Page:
Classical Music Home

The World's Leading Classical Music Group

Email Password  
Not a subscriber yet?
Keyword Search
in
 
 Classical Music Home > Naxos Album Reviews

Album Reviews



 
See latest reviews of other albums...

Ates Orga
International Piano, January 2005

"Time was when Liszt's enduringly extraordinary partitions of Beethoven's symphonies, published integrally in 1865 dedicated to Hans von Bülow, were rarely encountered beasts. Odd ones would surface occasionally - from Glenn Gould (Nos 5, 6), Ronald Smith (No 7), Roger Woodward (No 3), Earl Wild (No 1)- and David Wilde wrote admiringly of them in Walker's 1970 Franz Liszt symposium. Once at an Abbey Road recording session I remember Ashkenazy taking time off with the Eighth. Chances though of hearing a complete run were nil. That changed with Idil Biret who recorded them in 1985-86 (EMI Germany; selectively reissued on CD in Japan in 1990), giving the first known public performance of the cycle at the '86 Montpellier Festival. Biret pioneered the way. Cyprien Katsaris (Teldec, 1982-89, still available) followed. Then came Leslie Howard (Hyperion, 1990-92; first versions of 5, 6 and 7, 1996). How you approach these transcriptions, their texts and ossias, has a lot to do with how successfully they'll work. Woodward's way was to de-classicise the music into romantic sonata. Recorded in a big acoustic, Katsaris's was to take the piano beyond the orchestra, welding the texture at high temperature, mixing the fiercely grand with the impetuously unreined and frankly idiosyncratic, his (quasi-Stokowky) 'improvements', octave transfers and (monsterously toned) instrument suggesting if not exceeding the sounds and baying climaxes of late romantic forces replete with reinforced string sections and doubled-up wind and brass. Understandably critical of those taking licences or abbreviating, Howard, faithful to the notes but less physically involving or spiritually exultant, goes for back-packing ruggedness. With Katsaris, the more technically complete artist, you're promised a prodigious, pulverising performance firing on all cylinders; with Howard you contract to a road-test, not without rough-and-ready corners. Both, arguably, end up fatiguing the ears.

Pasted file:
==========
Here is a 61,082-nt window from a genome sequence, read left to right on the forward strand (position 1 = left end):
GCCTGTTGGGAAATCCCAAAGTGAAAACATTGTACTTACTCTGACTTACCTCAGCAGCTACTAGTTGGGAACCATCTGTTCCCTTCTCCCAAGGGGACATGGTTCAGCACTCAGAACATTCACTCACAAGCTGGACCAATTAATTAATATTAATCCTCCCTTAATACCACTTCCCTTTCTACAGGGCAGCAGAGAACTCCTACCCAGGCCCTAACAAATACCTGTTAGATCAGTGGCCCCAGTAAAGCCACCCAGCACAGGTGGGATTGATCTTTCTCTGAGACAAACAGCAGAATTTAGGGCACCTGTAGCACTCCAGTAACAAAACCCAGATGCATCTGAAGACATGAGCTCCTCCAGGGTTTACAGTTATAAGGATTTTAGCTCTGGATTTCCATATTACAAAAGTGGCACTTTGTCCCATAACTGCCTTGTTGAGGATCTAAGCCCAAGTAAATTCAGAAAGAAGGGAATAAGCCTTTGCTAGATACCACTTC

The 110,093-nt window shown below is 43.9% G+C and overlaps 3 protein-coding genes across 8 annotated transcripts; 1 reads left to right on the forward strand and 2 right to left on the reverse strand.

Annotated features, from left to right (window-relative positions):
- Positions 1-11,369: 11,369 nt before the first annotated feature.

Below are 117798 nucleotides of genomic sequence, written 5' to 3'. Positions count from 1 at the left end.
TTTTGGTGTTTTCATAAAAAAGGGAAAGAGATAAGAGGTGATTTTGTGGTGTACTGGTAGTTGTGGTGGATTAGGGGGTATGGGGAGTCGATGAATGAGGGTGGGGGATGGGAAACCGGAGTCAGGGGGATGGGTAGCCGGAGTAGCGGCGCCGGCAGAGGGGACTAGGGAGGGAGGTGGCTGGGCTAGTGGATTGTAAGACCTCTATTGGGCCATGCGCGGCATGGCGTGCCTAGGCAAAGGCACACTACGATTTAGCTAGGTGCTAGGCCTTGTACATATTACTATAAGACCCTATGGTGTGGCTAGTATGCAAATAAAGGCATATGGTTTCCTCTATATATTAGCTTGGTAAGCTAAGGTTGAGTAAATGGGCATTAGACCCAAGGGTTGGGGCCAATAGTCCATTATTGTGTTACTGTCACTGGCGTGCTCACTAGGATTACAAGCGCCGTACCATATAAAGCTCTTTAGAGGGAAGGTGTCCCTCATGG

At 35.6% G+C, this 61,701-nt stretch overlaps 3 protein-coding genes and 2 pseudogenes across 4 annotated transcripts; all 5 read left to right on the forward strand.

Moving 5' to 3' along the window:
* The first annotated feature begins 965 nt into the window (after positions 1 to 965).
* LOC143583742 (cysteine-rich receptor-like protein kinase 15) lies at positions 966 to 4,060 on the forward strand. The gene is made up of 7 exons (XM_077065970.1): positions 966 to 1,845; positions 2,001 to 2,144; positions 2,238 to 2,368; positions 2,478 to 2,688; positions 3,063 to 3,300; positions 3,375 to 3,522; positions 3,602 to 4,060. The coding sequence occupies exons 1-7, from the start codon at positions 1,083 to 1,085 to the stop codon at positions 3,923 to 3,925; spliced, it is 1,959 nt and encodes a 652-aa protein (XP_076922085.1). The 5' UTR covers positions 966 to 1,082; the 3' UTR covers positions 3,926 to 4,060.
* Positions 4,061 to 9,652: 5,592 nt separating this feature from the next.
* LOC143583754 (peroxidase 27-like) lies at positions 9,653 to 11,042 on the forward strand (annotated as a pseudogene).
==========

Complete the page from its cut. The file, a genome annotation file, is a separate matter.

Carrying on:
If you want Beethoven for modern times, purged of excesses, guided by the period revival movement, then Siberian-born, Naumov-trained, Swiss-based Scherbakov, whose Naxos cycle was launched in 1999 with an epic Second and Fifth (8.550457), has to be your man. Like Katsaris and Howard, but not the wavering Biret, he doesn't question exposition repeats (giving us an Eroica more psychologically rounded than many a conductor will dare). Like them he creates in performance a genuine sense of orchestral symphony rather than piano sonata or 'super sonata' (Howard's appellation). But he is less inclined to mannerism or gratuitous thunder, and he places an absolute premium on the parameters Liszt himself used to emphasise to his students - clarity of line, articulation and polyphony. Supporting a sound world preferring ambient salon to cavernous amphitheatre, his pedalling is more discrete. Staccato work, the illusion of crisp tonguing and bow bouncing of string, is fabulous. Benefitting (to Howard's disadvantage) from production, engineering and editing of the very highest standard, he seems in many ways to be the pianist these arrangements have been waiting for - a man formally astute and technically consumate, as much conductor as keyboard paragon, a romantic of classical cut sensitive to period, style and detail, not in the business of inflating or abusing the medium. He knows his Beethoven, he feels his Liszt, he relishes the voicing and response of his piano. The chemistry is powerful, the ease and naturalness of the playing wholly persuasive, the emotion unforced. Pianistically, there's no cooler disciplined, more convincingly honest an Eroica or C major around. Overall timings (No 1 slower than Howard; No 3 quicker than Katsaris) don't begin to tell the story."



Kevin Sutton
MusicWeb International, November 2004

"This is Volume 18 in Naxos's series of the complete solo piano music of Franz Liszt. Of course, some will assert that the inclusion of these transcriptions in this cycle is completely unnecessary, since the music is more Beethoven's than Liszt's. Further, there are a good many who contend the transcriptions of the symphonies shouldn't be played or recorded at all, regardless of whose music you consider it to be, since they are inferior to the original orchestral versions. Both these positions are well taken, but both fail to explain why I and countless others can and do immensely enjoy these piano treatments, and even see-or rather hear-Beethoven's original scores in a different light while listening to them.